Another important aspect of Buddhism in the Cambodian community is its syncretic nature with folk religion and animism. While there are institutions and temples that entirely devote themselves to Buddhism as it’s been described in classic Buddhist scripture, laypeople have often practiced a syncretic form of Buddhism. For example, laypeople may use mediums or healers called gru. The gru provides fortune telling, healing for physical ailments and often gives advice, based on spiritual insight, for relationship issues. In the perspective of laypeople, there is no distinction between Buddhism based on classic scripture and the syncretic nature of their practices. Many mediums and healers refer to Buddhism teachings and adopt Buddhist symbols despite criticism by some Buddhists that gru practices are contradictory to Buddhist beliefs and superstitious (Marston and Guthrie 2004).

For many centuries, Buddhism has influenced monarchal rule and government in Cambodia. Kingship, for example, was a reflection of kammic rebirth and therefore the king had an inherent, spiritual right to his throne. However, kingship could be challenged if there was evidence of corruption as defined by Buddhist thought. Kings had “moral imperatives besides being politically wise” (Harris 2005, p. 45) and were expected to follow two ideals: (1) the cakka-vatti, which is defined in various suttas addressing rulers and their expectations, and (2) King Ashoka, a legendary Indian emperor who instituted Buddhist ethics in his kingdom. Today, it is still believed by many in Cambodia that at all levels of social relationships—family, communities, and government—there is divine intervention and determination (Harris 2005).

Social roles

In traditional Cambodian culture, gender and age-based roles are very important. It is embedded in social interaction and language. For example, there are different ways to ask people to eat. If a person is an elder or of high social status, they are asked to eat by saying, pisa. If a person is a peer or stranger, it is polite to ask them to eat by saying, yam. In an informal relationship, such as between close friends, people may say, si (Derks 2008).

When a man or woman is spoken to who is older but not yet an elder, they are addressed as bong. An older brother or sister is also addressed as bong. When a man or woman is spoken to who is younger, they are addressed as oun. In a marriage, the husband may refer to his wife as oun and the wife may refer to her husband as bong (Derks 2008).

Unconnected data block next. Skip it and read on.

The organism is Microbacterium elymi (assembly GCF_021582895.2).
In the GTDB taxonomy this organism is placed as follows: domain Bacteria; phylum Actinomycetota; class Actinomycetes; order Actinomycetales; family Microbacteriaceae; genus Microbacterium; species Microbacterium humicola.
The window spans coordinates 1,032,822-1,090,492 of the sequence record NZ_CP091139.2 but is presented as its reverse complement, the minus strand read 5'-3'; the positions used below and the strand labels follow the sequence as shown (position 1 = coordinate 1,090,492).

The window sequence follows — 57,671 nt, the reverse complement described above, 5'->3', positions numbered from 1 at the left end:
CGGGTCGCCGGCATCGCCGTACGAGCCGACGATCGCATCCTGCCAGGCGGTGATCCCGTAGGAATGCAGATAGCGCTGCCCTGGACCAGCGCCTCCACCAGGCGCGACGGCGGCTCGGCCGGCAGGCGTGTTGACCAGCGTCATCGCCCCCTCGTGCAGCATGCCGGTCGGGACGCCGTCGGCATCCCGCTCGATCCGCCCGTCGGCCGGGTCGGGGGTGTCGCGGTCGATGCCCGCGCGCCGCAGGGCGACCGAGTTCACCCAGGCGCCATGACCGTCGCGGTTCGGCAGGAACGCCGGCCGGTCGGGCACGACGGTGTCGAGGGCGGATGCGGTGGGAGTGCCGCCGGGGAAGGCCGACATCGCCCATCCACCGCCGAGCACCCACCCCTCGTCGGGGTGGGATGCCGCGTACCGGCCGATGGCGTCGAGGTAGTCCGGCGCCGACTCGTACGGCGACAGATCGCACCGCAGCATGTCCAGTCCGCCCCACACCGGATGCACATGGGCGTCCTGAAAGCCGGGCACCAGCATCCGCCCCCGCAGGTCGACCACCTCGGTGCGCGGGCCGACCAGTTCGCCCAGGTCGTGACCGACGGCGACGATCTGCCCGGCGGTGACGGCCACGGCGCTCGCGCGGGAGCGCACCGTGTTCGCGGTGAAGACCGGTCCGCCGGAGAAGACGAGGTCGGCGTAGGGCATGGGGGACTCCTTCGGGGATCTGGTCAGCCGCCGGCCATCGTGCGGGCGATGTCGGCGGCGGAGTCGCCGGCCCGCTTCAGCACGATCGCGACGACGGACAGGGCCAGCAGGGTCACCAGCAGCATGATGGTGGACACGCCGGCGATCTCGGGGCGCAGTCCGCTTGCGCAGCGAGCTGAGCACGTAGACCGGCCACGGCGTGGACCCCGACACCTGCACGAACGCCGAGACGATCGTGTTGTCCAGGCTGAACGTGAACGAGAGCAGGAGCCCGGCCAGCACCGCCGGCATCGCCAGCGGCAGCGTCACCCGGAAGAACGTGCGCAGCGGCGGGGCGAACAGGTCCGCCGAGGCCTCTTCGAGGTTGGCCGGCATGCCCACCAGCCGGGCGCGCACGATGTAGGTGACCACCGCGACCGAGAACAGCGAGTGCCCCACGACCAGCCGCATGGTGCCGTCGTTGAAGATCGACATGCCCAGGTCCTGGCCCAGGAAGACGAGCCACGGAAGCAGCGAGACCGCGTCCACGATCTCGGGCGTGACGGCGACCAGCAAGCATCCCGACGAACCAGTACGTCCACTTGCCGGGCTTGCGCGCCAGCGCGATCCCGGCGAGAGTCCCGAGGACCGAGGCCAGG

The language that Cambodians use with each other reflects moral and behavioral guidelines for men and women. Women are to follow chbab srey, which translates to “Code of Women.” Men are to follow chbab proh, which translates to “Code of Men.” The codes are taught in schools, at home and by monks. There are similar teachings for both women and men. For example, both are taught from a very young age how to properly address adults, especially elders. However, there are differences in the way they should interact and address each other (Brown 2000). The following is a sample of the “Code of Women” that was written centuries ago but still applied today:

Your skirt must not rustle while you walk. You must be patient and eat only after the men in your family have finished. You must serve and respect your husband at all times and above all else. You cannot touch your husband’s head without first bowing in respect. You must prove your patience and never respond to your husband’s anger. School is more useful for boys than girls. A woman’s place is at home tending to her husband and children (Challenging Tradition in Cambodia 2011).

Women’s rights activists in Cambodia have fought the patriarchal aspect of the codes. NGOs and different governmental agencies are working to change the way in which chbab srey and chbab proh are taught by schools and Buddhist monks. Some have suggested that, combined with poverty and lack of education, the patriarchal aspect of chbab srey and chbab proh is responsible for widespread domestic violence in the Cambodian community (Challenging Tradition in Cambodia 2011).